Dietary fibre is a heterogeneous group of compounds, principally indigestible carbohydrates of plant origin that include NSP, starches that escape digestion in the small intestine (resistant starches, RS) and oligosaccharides. One possible mechanism for the reduction in the risk of CRC by dietary fibre is the production of SCFA via fermentation by the large-bowel microbiota( 12 ). Of the major SCFA, butyrate is of particular interest as it appears to be the preferred metabolic substrate for colonocytes, and butyrate also promotes a normal cellular phenotype. In vitro studies with CRC cell lines have shown that butyrate induces apoptosis( 13 ), reduces cell proliferation and promotes differentiation( 14 ). Animal experiments have shown that butyrate may reduce colorectal carcinogenesis by enhancing the apoptotic response to methylating carcinogens( 15 , 16 ).

Increasing large-bowel butyrate supply has the potential to improve colonic function and lower disease risk. RS is thought to be particularly effective in this regard as its fermentation generally favours butyrate production. Red meat and fibre (including RS) are generally consumed together as components of foods. Our animal studies have shown that dietary RS is able to oppose colonocyte DNA strand breaks, telomere shortening and pro-mutagenic DNA adduct formation in rodents fed red meat( 8 , 17 , 18 ). This protective effect correlated most closely with large-bowel butyrate levels, supporting a role for fermentation in risk modification. Acylated starches (classified as RS4, chemically modified), in which the acyl group is linked to the starch framework by an ester bond, can deliver specific SCFA to the large bowel where bacterial esterases release the SCFA. Ingestion of butyrylated high-amylose maize starch increases colonic butyrate levels in animals( 19 ) and humans( 20 ). Accordingly, the present study was carried out in healthy individuals to determine whether high red meat consumption generated O6MeG adducts in rectal epithelial cells, and whether concurrent consumption of high red meat and butyrylated high-amylose maize starch opposed this effect (primary aim). We also investigated the effects of these diets on other indices of colonic health including rectal proliferation, colonic fermentation products and microbiota composition, as these might participate in the generation of adducts.


Study design and participants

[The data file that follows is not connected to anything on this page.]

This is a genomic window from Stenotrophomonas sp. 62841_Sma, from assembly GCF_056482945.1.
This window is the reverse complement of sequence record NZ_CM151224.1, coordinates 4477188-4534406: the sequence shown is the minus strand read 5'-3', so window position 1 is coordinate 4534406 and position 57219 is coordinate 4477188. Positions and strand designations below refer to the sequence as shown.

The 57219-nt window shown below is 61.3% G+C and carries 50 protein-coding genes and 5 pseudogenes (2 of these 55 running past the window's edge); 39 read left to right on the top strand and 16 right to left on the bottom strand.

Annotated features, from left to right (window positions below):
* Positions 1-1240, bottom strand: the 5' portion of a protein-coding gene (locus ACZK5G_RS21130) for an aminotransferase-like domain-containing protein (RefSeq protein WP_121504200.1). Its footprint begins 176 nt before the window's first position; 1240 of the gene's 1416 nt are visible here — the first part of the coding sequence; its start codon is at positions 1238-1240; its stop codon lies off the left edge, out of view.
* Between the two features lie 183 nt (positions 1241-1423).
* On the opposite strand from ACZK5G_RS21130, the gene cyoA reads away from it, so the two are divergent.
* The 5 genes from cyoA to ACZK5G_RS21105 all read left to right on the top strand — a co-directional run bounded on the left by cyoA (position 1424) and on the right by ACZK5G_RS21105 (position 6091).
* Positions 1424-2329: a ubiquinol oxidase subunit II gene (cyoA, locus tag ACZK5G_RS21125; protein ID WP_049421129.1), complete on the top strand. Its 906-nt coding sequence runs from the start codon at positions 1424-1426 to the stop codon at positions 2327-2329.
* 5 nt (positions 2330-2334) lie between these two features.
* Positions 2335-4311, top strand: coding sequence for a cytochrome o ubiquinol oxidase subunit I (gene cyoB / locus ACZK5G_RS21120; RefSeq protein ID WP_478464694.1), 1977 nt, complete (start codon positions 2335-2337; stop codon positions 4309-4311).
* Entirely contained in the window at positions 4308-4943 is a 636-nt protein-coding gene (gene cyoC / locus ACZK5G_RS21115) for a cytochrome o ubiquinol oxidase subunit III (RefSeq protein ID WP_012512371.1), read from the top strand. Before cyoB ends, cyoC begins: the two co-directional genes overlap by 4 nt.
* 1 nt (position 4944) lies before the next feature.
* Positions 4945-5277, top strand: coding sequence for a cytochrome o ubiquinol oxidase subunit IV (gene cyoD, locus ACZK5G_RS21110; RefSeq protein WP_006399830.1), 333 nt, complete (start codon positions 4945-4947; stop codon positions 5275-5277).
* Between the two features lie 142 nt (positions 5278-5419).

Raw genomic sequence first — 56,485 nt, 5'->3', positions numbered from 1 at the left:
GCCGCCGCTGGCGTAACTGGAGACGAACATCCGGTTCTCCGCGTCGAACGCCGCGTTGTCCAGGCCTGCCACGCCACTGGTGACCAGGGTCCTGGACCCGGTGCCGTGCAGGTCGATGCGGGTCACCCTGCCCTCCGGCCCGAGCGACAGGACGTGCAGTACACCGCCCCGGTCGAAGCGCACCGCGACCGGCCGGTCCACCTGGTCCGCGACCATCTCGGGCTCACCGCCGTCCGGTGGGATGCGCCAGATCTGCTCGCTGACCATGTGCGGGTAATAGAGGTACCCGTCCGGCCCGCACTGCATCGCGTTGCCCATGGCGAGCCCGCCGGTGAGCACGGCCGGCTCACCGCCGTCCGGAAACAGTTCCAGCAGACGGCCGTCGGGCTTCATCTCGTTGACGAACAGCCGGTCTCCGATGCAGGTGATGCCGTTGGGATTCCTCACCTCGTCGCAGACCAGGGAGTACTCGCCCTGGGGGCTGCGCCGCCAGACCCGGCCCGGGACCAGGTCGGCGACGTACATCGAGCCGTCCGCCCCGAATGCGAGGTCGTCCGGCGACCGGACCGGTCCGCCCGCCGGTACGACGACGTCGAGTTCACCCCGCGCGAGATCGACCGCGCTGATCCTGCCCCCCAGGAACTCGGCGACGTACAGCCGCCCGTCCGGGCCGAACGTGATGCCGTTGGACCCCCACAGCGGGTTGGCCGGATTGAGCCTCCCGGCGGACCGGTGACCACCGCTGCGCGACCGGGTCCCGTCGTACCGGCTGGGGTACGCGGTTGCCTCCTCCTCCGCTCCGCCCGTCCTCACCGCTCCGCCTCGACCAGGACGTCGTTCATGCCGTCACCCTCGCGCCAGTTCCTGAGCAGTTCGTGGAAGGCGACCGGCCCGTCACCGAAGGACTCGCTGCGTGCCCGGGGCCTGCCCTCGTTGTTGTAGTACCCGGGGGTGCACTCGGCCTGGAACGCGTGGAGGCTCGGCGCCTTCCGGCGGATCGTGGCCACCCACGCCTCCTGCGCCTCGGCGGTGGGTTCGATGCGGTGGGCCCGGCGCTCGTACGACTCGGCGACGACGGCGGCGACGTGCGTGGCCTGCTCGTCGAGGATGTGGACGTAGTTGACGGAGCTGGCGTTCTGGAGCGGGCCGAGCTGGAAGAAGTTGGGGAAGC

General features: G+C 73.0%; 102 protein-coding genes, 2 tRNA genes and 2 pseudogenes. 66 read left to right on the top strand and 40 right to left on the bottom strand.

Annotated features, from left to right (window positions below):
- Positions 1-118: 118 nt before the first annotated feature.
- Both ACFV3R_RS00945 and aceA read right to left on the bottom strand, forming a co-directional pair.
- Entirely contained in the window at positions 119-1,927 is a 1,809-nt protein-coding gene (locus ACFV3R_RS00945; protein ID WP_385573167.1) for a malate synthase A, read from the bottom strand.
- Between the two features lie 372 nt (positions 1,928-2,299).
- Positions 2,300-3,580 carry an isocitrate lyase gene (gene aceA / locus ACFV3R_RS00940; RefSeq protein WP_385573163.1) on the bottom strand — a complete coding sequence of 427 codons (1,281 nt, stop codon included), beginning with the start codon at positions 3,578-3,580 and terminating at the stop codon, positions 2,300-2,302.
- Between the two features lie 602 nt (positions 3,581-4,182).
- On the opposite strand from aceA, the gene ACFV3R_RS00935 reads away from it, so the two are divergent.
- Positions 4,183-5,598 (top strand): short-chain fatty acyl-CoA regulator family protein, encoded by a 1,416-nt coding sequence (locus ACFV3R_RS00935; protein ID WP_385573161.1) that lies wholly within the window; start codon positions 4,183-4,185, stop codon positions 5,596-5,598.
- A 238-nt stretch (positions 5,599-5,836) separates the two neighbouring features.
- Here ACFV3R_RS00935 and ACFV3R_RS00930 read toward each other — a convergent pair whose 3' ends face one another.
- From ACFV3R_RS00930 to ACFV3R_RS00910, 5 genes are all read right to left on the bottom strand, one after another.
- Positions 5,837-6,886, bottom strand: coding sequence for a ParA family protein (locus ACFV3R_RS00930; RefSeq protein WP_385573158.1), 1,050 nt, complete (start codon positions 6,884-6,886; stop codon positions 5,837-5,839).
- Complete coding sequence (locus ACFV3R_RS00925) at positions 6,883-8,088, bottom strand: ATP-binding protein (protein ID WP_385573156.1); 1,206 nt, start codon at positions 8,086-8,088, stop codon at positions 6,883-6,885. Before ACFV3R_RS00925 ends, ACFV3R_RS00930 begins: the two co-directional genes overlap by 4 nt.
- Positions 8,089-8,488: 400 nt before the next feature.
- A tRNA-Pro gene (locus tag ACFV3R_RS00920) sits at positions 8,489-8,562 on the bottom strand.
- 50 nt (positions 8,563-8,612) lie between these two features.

The present study was conducted as a double-blind, randomised cross-over trial consisting of two intervention periods of 4 weeks each, preceded by a 4-week run-in (baseline) and separated by a 4-week (washout) period (Fig. 1). A group of twenty-three healthy volunteers participated in the trial. Exclusion criteria included evidence of active mucosal bowel disease, intolerance to high-fibre foods or any perceived contraindication to consumption of the test products. At enrolment, all participants showed no active bowel disease. During the entry (baseline) period, participants consumed their habitual diets. For the interventions, they were allocated randomly to a high red meat (HRM) diet or to a HRM diet supplemented with 40 g/d of butyrylated high-amylose maize starch (HRM+HAMSB diet). During the HRM intervention, participants consumed 300 g/d (raw weight) of cooked lean red meat that was supplied frozen in 100 g packs of lean mince, beef strips or lamb strips, with three packs to be consumed each day. During the HRM+HAMSB intervention, participants were also required to consume a total of two pre-packed 20 g sachets of HAMSB daily, one in the morning and one in the evening by mixing the powder into 250 ml of reduced-fat milk or orange juice. HAMSB was manufactured by Ingredion, whereby 23 % of each glucopyranosyl unit in high-amylose maize starch contained a butyrate molecule (degree of substitution 0·23) and was of the same batch as the product used previously( 21 ). Participants on the HRM arm of the study were asked to consume 250 ml of reduced-fat milk or orange juice per d to match the HRM+HAMSB intervention. During the intervention periods, participants reduced their intake of their habitual diet to accommodate the extra 300 g red meat. Participants were instructed to maintain their usual diet during the study but to avoid consuming high levels of protein or fibre, or probiotic supplements, except those prescribed for the study. Participants were also asked to avoid consuming, or record the use of, any medication that could interfere with bowel function (including antibiotics). Participants were monitored by a trial nurse (weekly) and dietitian (at the end of each 4-week period) to ensure that diet and intervention guidelines were followed, and weight was kept stable. Details of medical history and medications, weight, bowel health and symptoms, and adverse events were collected by the trial nurse throughout the study. Composition of the participants' diets and compliance with the interventions was assessed using weighed food diaries that were completed by the participants at the end of each 4-week dietary period, 3 d before each clinic visit. Food diaries were entered into FoodWorks Professional 7 Nutrition Calculation software (Xyris Software) by a dietitian, to calculate energy and macronutrient intake based on Australian food composition tables and food manufacturers' data. The present study was approved by the Flinders Clinical Research Ethics Committee (reference no. 155/09; Flinders Medical Centre, Bedford Park, SA, Australia), and all volunteers gave written informed consent. The present trial was registered in the Australian New Zealand Clinical Trials Registry as ACTRN12609000306213 (